Yeah, okay, well, mine um, because I like to throw in a little self serving story every so often is another Washington Post story, which the headline is, “single women take an outsize role in the workforce and the economy.” So all the single ladies queue Beyonce in your head. “A record 52% of women in the United States are unmarried but a stubborn wage gap means they have less spending power and wealth.” So you have… it says more women than ever are single and it has a big implication for the economy, because you have all of the single, unmarried women who are more likely to buy houses, who are more likely than married women to be working. But and so they could be, we could be having a bigger influence and a bigger effect on the economy. But the wage gap is preventing us from being more I guess, of an economic stimulator. And so, yet another reason to address the gender wage gap. But another line in the story that really boggled my mind was this, right? “The majority of women in the United States, a record 52% were unmarried and 2021 according to a report released Wednesday by Wells Fargo. The Census Bureau has been tracking Americans marital status since at least 1900 when just 7% of surveyed women were single.”

Kai Ryssdal 

Okay, wait. So say that again? 52%?

Kimberly Adams 

Yeah, so 52% of women are single, in 2021. In 1900, the Census Bureau of the women that were surveyed by the Census Bureau in 1900, just 7% of those women were single. Which basically means that all of the adult women were married by the time that they were, I guess, old enough to be census surveyed. And now most of us are not.

Kai Ryssdal 

Yeah. Huh

Kimberly Adams 

And there has been a 20% increase over the last decade in the number of women who have never married. Anyway. It’s a very interesting piece.  It is, isn’t it? Okay. So my other story is something that we have gotten so many letters, and so many tweets, and so many messages about, and it’s another Bloomberg piece, and they’ve given a name to this, this thing that has been happening, and they’re calling it “Excuseflation” and the headline is “How Excuseflation is keeping prices and corporate profits high.” Because basically there are starting to be business owners who are going on the record, saying, “Yeah, whenever there’s a big news story about bird flu or war in Ukraine or something that might, you know, impact the supply chain, we just raise prices because we can even if we don’t need to.” And, you know, companies are, as it says, “a growing body of analysts and researchers see this pattern playing out across corporate America with companies using unusual disruptions as an excuse to raise prices for their goods and services, thereby allowing them to expand profit margins.” So it is happening.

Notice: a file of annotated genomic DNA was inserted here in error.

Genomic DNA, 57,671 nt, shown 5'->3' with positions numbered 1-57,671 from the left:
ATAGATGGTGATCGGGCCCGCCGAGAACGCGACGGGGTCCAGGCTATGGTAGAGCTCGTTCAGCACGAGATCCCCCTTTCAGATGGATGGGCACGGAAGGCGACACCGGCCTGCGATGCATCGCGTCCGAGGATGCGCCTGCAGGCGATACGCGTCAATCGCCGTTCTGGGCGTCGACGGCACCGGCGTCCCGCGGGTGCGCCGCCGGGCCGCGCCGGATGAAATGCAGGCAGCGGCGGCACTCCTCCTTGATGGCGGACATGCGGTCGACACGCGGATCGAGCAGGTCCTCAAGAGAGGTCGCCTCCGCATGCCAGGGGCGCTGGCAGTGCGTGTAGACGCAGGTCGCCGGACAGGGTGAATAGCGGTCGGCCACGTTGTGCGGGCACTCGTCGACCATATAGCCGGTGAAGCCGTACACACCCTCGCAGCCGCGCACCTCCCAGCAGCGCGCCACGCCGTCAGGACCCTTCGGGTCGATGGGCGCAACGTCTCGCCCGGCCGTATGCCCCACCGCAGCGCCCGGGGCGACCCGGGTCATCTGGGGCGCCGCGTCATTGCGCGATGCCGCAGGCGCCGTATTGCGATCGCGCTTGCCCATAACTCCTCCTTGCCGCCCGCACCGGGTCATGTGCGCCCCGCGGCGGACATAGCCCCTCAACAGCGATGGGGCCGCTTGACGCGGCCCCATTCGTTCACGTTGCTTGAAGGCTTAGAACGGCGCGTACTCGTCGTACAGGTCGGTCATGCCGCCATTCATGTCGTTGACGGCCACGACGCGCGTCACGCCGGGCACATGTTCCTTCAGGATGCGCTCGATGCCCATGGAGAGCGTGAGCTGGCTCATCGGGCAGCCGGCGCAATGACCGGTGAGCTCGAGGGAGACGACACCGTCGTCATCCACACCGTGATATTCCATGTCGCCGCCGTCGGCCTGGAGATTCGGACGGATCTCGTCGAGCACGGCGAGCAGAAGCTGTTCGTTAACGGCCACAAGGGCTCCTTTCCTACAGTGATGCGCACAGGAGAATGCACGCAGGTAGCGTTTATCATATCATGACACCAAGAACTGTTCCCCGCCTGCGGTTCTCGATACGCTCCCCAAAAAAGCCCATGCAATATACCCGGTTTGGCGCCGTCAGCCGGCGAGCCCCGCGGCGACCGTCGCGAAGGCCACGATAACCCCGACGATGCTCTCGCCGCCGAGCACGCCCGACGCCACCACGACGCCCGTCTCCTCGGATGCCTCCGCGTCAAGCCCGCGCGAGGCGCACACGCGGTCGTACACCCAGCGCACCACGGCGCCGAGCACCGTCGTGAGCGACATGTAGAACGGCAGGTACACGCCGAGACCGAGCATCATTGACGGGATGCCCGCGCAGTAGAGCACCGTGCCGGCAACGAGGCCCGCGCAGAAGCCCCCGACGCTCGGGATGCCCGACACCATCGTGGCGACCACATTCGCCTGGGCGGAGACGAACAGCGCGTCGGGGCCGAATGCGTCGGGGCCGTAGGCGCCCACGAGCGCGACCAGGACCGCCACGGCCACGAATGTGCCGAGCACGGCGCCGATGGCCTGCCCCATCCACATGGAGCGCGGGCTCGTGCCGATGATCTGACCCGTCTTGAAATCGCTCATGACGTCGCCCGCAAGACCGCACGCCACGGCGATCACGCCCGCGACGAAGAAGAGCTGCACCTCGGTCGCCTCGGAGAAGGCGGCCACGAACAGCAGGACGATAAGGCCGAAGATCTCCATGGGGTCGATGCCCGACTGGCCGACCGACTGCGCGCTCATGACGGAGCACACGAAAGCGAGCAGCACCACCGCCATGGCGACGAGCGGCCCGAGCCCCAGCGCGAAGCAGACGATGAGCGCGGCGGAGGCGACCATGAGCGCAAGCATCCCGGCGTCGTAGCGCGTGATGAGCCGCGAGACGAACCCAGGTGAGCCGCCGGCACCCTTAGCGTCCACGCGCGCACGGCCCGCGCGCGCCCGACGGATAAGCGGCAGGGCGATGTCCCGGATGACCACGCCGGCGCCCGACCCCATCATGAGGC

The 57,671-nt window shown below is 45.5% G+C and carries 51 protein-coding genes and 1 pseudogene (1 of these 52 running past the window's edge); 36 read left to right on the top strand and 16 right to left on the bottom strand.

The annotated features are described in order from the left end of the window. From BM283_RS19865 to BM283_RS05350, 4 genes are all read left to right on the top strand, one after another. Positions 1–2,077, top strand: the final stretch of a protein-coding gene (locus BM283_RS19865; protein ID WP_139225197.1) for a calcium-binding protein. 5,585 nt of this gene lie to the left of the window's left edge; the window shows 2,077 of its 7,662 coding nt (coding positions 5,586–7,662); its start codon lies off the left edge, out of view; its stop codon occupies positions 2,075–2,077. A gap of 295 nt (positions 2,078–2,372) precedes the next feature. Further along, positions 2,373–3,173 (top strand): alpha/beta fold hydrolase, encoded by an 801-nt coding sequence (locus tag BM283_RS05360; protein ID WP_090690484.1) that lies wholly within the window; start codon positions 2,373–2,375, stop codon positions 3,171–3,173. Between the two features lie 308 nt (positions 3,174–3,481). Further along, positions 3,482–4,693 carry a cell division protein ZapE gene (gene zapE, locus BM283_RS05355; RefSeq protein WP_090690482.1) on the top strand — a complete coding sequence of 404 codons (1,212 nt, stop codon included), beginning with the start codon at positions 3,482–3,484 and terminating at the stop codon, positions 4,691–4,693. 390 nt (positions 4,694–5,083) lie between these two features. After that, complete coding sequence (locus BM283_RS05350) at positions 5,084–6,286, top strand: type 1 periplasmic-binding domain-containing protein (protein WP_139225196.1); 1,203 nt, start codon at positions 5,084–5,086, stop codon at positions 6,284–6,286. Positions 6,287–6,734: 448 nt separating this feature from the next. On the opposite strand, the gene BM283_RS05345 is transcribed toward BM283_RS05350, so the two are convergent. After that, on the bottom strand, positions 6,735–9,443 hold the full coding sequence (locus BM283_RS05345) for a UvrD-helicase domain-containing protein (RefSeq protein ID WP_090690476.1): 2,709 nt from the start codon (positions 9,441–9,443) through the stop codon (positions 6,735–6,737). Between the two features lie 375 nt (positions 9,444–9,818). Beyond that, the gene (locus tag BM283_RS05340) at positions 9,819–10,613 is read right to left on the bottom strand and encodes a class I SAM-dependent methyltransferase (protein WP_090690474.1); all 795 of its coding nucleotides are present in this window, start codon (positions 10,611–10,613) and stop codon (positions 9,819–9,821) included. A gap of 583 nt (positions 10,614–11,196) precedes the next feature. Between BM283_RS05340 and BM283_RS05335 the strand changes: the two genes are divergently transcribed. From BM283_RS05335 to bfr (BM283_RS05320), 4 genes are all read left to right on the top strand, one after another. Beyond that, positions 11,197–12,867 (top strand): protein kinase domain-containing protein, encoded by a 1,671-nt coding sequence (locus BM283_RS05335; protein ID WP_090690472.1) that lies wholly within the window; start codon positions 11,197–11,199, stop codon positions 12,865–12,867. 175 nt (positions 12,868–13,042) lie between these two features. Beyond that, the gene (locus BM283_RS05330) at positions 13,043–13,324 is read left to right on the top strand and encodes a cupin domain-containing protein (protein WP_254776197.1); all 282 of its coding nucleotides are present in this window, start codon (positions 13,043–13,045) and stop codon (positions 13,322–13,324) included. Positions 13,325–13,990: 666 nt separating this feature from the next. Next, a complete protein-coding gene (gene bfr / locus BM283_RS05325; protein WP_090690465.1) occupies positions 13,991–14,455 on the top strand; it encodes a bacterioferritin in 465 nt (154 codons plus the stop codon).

Kai Ryssdal 

Fascinating. That’s kind of wild.

Kimberly Adams 

Because they can. Because they can. Because they can (transition music plays). Jay is like “I don’t want to hear about this anymore”

Kai Ryssdal 

Okay, so this is mine is, my make me smaile is not so much make me smile “haha” it’s to make me smile “huuuhhh”. Saw this in the Wall Street Journal today and it and it kind of boggled my mind. Elon Musk reports the Wall Street Journal is playing

Kimberly Adams 

That’s not a great photo

Kai Ryssdal